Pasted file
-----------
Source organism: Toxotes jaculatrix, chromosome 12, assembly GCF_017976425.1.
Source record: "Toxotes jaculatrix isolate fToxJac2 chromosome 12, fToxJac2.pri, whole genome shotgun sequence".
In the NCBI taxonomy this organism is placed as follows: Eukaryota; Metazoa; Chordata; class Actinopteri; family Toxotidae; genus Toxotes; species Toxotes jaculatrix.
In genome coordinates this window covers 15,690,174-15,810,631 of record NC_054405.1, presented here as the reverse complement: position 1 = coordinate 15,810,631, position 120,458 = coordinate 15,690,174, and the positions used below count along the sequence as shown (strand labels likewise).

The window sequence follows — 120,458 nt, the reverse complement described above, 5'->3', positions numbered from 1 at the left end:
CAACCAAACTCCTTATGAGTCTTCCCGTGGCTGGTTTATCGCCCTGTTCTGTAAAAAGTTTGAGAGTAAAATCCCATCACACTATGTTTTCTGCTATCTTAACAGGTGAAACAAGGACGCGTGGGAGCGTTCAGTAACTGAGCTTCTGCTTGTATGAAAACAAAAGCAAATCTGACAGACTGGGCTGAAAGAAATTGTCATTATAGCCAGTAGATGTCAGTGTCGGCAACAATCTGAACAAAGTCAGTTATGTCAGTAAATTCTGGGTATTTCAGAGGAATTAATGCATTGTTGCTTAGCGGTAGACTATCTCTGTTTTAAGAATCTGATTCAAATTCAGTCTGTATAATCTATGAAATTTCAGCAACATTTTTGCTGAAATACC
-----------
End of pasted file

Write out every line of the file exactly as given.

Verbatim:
Source organism: Toxotes jaculatrix, chromosome 12, assembly GCF_017976425.1.
Source record: "Toxotes jaculatrix isolate fToxJac2 chromosome 12, fToxJac2.pri, whole genome shotgun sequence".
In the NCBI taxonomy this organism is placed as follows: Eukaryota; Metazoa; Chordata; class Actinopteri; family Toxotidae; genus Toxotes; species Toxotes jaculatrix.
In genome coordinates this window covers 15,690,174-15,810,631 of record NC_054405.1, presented here as the reverse complement: position 1 = coordinate 15,810,631, position 120,458 = coordinate 15,690,174, and the positions used below count along the sequence as shown (strand labels likewise).

The window sequence follows — 120,458 nt, the reverse complement described above, 5'->3', positions numbered from 1 at the left end:
CAACCAAACTCCTTATGAGTCTTCCCGTGGCTGGTTTATCGCCCTGTTCTGTAAAAAGTTTGAGAGTAAAATCCCATCACACTATGTTTTCTGCTATCTTAACAGGTGAAACAAGGACGCGTGGGAGCGTTCAGTAACTGAGCTTCTGCTTGTATGAAAACAAAAGCAAATCTGACAGACTGGGCTGAAAGAAATTGTCATTATAGCCAGTAGATGTCAGTGTCGGCAACAATCTGAACAAAGTCAGTTATGTCAGTAAATTCTGGGTATTTCAGAGGAATTAATGCATTGTTGCTTAGCGGTAGACTATCTCTGTTTTAAGAATCTGATTCAAATTCAGTCTGTATAATCTATGAAATTTCAGCAACATTTTTGCTGAAATACC